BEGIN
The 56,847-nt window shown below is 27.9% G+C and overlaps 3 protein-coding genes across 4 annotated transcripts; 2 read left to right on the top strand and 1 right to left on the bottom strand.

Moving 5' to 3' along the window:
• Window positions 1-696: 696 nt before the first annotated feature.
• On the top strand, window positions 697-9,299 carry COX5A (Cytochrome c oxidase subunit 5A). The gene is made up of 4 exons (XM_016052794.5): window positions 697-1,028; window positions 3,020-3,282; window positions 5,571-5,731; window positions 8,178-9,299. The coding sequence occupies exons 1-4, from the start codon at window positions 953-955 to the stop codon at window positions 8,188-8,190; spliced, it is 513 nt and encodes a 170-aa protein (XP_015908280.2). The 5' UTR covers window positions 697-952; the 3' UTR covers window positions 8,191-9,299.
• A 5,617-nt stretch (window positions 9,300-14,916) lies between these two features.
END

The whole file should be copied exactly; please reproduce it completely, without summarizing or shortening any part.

The 56,847-nt window shown below is 27.9% G+C and overlaps 3 protein-coding genes across 4 annotated transcripts; 2 read left to right on the top strand and 1 right to left on the bottom strand.

Moving 5' to 3' along the window:
• Window positions 1-696: 696 nt before the first annotated feature.
• On the top strand, window positions 697-9,299 carry COX5A (Cytochrome c oxidase subunit 5A). The gene is made up of 4 exons (XM_016052794.5): window positions 697-1,028; window positions 3,020-3,282; window positions 5,571-5,731; window positions 8,178-9,299. The coding sequence occupies exons 1-4, from the start codon at window positions 953-955 to the stop codon at window positions 8,188-8,190; spliced, it is 513 nt and encodes a 170-aa protein (XP_015908280.2). The 5' UTR covers window positions 697-952; the 3' UTR covers window positions 8,191-9,299.
• A 5,617-nt stretch (window positions 9,300-14,916) lies between these two features.